Maruti in sweet spot in new launches and easing cost pressures

Maruti in sweet spot in new launches and easing cost pressures

Indian Market
by 5paisa Research Team Last Updated: 2022-08-08T18:58:52+05:30

For the December 2021 quarter, wholesale dispatches of Maruti in the passenger vehicles (PV) segment fell by -12.6% to 123,016 units. However, the hope is that two of its biggest challenges may be gradually easing.

Firstly, the high prices of metals that had become a bane for Maruti, have shown signs of topping. While metal prices are still high in absolute terms, the maximum strain appears to be over. Secondly, microchip shortage is easing.

With the microchip situation easing, Maruti plans to enhance its daily output of cars from 6,500 in December 2021 to around 8,000 in March 2022. This should bring Maruti output closer to the pre-stress levels and give a boost to the top line numbers.

For the full fiscal year 2021-22, Maruti is expected to close with 16.5 lakh units, which would be a growth of 15% over the previous fiscal year 2020-21. However, this is assuming that the microchip supply gets back to normal and Omicron does not pose any headwinds.

One impact of the pandemic and the microchip shortage was that Maruti had put off any fresh launches. For example, before Maruti launched the New Celerio in Nov-21, it had not launched any new product in the market for 30 months. That had impacted market share.

Now, Maruti is planning a slew of 6 SUV launches in the next 3 years with 2 launches slated for the calendar year 2022. Out of these 2 launches, one is expected to compete with the Hyundai Creta while the other will compete with the rugged Mahindra Thar.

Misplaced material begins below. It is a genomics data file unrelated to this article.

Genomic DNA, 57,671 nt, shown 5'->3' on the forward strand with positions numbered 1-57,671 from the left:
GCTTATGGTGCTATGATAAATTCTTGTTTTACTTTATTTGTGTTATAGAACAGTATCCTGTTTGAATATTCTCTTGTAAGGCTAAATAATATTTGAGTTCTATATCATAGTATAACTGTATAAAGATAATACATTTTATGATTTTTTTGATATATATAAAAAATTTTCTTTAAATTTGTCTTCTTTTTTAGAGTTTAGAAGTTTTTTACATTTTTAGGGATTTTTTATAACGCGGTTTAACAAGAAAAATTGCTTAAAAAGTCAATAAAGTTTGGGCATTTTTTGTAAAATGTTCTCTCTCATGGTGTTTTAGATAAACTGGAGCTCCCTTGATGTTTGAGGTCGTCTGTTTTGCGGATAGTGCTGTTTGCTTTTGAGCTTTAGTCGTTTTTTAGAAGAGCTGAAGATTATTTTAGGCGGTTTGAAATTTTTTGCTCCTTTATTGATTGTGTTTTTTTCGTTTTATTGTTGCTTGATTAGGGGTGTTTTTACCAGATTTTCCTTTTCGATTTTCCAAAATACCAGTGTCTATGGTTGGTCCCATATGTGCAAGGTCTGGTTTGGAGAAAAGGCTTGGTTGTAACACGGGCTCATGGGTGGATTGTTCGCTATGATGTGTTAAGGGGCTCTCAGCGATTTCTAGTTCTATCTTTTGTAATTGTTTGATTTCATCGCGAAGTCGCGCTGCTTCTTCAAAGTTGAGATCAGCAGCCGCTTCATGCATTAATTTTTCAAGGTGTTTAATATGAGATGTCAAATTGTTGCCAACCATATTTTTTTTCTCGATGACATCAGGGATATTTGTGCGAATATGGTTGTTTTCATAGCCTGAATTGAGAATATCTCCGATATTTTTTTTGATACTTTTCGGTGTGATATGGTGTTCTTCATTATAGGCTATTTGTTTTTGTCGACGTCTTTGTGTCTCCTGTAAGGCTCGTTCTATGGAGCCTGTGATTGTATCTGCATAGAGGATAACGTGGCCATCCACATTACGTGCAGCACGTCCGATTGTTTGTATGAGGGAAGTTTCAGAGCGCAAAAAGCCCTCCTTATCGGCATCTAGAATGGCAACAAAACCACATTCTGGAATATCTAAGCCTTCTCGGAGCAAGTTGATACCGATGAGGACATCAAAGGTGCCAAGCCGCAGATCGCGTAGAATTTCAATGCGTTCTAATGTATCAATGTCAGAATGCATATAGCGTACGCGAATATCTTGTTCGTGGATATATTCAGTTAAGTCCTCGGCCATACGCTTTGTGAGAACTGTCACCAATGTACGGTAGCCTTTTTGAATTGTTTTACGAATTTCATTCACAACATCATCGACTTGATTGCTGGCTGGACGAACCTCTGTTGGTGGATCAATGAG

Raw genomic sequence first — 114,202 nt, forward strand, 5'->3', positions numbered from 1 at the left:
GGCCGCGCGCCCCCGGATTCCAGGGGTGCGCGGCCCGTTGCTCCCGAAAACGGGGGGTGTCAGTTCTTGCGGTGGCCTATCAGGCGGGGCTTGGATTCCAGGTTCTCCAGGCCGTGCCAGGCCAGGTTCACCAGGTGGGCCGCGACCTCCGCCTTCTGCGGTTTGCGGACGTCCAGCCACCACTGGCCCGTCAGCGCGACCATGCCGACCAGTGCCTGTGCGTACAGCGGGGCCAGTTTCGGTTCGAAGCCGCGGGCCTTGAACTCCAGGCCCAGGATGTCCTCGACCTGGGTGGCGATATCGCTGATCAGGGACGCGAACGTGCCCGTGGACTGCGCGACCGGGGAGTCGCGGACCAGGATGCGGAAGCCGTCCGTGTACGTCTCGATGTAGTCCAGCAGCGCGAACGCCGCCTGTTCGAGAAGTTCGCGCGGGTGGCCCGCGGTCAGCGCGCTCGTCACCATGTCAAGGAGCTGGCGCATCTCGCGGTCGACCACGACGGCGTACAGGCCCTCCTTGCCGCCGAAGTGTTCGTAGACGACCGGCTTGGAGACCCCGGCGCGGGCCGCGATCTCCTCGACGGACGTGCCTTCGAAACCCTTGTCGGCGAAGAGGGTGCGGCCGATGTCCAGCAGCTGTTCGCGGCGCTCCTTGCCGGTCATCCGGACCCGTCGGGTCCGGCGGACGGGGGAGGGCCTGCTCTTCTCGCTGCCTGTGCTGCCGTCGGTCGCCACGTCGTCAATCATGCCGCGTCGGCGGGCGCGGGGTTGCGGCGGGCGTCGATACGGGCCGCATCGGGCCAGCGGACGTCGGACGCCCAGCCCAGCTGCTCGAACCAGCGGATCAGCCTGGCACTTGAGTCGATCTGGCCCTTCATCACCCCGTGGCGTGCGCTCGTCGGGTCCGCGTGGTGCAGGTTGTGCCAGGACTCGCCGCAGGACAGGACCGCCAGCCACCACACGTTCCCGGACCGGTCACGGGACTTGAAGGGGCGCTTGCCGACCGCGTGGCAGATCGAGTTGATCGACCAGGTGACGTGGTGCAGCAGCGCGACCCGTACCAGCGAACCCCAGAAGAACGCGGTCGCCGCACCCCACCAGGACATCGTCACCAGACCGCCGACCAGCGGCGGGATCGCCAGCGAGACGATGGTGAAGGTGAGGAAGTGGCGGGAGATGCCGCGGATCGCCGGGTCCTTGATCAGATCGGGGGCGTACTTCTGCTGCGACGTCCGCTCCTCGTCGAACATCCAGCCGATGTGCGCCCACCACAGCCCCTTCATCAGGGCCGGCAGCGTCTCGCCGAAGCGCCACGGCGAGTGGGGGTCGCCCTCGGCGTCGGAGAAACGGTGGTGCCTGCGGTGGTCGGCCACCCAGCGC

While the volume share of Maruti dropped by 430 basis points to 44.7% in the current year, Maruti still is having 50% of the incremental PV orders. That gives hope to the company that it would gradually regain its 50% plus market share in passenger cars.

But things will not be all that easy for Maruti

However, despite the size and reach of Maruti, it is up against some serious challenges this time around.

•    Maruti has continued to remain sceptical about big EV investments at a time when most Indian companies are gravitating towards EVs. Even valuation metrics are now favouring EVs than traditional automobiles. Just look at Tesla for affirmation.

•    Valuations are a concern for Maruti. It is currently trading at nearly 28 times forward P/E, which his closer to the upper end of the range of P/Es that the stock has traded in the last 5 years. It would be hard to sustain such P/Es without a solid EV plan.

In a way, Maruti is in a sweet spot with respect to costs and demand. However, it may have to take the EV challenge a little more seriously.

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